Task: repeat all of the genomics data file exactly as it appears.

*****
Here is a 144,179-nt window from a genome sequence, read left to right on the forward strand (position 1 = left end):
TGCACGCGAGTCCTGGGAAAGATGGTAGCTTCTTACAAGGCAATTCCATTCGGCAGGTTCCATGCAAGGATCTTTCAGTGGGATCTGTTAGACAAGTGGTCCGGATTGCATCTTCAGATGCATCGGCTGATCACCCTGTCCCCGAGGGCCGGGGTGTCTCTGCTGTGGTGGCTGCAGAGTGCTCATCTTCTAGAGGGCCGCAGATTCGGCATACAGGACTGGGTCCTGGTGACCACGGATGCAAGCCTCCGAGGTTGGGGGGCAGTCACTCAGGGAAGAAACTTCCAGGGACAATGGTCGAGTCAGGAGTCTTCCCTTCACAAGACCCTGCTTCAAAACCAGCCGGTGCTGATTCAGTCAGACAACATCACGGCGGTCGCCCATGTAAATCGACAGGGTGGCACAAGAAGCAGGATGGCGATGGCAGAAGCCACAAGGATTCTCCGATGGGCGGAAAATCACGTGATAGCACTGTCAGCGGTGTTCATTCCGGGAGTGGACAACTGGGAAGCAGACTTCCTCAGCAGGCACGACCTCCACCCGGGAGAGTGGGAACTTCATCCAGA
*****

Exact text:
Here is a 144,179-nt window from a genome sequence, read left to right on the forward strand (position 1 = left end):
TGCACGCGAGTCCTGGGAAAGATGGTAGCTTCTTACAAGGCAATTCCATTCGGCAGGTTCCATGCAAGGATCTTTCAGTGGGATCTGTTAGACAAGTGGTCCGGATTGCATCTTCAGATGCATCGGCTGATCACCCTGTCCCCGAGGGCCGGGGTGTCTCTGCTGTGGTGGCTGCAGAGTGCTCATCTTCTAGAGGGCCGCAGATTCGGCATACAGGACTGGGTCCTGGTGACCACGGATGCAAGCCTCCGAGGTTGGGGGGCAGTCACTCAGGGAAGAAACTTCCAGGGACAATGGTCGAGTCAGGAGTCTTCCCTTCACAAGACCCTGCTTCAAAACCAGCCGGTGCTGATTCAGTCAGACAACATCACGGCGGTCGCCCATGTAAATCGACAGGGTGGCACAAGAAGCAGGATGGCGATGGCAGAAGCCACAAGGATTCTCCGATGGGCGGAAAATCACGTGATAGCACTGTCAGCGGTGTTCATTCCGGGAGTGGACAACTGGGAAGCAGACTTCCTCAGCAGGCACGACCTCCACCCGGGAGAGTGGGAACTTCATCCAGA